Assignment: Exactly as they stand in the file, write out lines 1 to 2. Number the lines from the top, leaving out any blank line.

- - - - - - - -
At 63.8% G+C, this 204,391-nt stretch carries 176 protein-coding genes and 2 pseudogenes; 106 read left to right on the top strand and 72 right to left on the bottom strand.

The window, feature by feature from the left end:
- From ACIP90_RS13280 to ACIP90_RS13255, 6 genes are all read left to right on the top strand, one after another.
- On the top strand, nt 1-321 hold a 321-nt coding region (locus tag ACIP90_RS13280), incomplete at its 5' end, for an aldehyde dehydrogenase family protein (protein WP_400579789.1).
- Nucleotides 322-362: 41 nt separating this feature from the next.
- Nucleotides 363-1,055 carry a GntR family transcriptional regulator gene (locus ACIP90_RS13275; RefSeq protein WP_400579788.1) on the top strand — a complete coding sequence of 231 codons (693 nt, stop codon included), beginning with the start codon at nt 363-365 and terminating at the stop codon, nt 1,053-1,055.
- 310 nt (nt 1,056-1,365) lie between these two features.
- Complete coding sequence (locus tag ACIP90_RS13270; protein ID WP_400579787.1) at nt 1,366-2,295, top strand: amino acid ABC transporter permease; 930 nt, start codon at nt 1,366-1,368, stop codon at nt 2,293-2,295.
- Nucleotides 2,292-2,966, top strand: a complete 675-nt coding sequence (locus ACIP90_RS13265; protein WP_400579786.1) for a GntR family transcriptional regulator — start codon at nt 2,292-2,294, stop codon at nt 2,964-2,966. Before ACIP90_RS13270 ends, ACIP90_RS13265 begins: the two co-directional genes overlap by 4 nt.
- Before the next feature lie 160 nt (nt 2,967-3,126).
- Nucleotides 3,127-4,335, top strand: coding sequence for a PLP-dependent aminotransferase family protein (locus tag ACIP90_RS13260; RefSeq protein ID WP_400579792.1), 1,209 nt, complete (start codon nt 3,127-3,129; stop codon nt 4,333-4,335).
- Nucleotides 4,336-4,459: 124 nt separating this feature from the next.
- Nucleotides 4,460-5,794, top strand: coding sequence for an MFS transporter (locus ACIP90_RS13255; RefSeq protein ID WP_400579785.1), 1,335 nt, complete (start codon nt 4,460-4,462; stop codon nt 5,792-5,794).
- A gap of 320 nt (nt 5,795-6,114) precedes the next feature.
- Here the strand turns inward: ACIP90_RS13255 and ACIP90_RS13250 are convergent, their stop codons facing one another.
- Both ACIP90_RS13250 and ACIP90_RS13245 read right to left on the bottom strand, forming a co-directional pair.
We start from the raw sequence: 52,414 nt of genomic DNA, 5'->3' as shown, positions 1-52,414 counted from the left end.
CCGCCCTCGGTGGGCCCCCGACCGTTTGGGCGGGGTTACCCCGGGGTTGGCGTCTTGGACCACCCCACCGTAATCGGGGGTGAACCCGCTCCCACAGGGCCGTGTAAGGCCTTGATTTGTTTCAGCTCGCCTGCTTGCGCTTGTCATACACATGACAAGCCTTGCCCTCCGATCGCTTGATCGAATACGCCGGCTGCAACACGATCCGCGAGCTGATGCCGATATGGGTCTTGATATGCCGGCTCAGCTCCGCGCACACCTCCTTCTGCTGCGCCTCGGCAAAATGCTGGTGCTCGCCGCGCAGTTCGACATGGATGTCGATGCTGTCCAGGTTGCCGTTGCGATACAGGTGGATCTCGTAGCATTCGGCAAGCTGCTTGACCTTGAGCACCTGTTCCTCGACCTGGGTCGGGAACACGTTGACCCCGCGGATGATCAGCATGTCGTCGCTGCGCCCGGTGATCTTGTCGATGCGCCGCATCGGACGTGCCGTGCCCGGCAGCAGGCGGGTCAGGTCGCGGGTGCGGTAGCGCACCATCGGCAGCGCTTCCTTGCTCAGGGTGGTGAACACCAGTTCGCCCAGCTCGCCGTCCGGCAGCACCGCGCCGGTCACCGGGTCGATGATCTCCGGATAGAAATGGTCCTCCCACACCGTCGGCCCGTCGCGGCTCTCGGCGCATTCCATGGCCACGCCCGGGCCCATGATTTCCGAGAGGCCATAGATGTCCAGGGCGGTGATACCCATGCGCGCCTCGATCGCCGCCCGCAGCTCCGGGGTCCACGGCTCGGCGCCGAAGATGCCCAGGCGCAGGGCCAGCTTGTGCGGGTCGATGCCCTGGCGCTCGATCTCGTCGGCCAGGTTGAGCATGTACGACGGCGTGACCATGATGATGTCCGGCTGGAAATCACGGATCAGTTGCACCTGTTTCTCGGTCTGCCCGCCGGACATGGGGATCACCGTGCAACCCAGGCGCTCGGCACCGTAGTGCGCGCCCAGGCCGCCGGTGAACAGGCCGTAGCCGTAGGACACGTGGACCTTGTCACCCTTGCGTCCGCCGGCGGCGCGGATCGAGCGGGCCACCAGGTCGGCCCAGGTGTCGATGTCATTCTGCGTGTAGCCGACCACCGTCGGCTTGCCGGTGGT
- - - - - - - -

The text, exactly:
At 63.8% G+C, this 204,391-nt stretch carries 176 protein-coding genes and 2 pseudogenes; 106 read left to right on the top strand and 72 right to left on the bottom strand.

The window, feature by feature from the left end: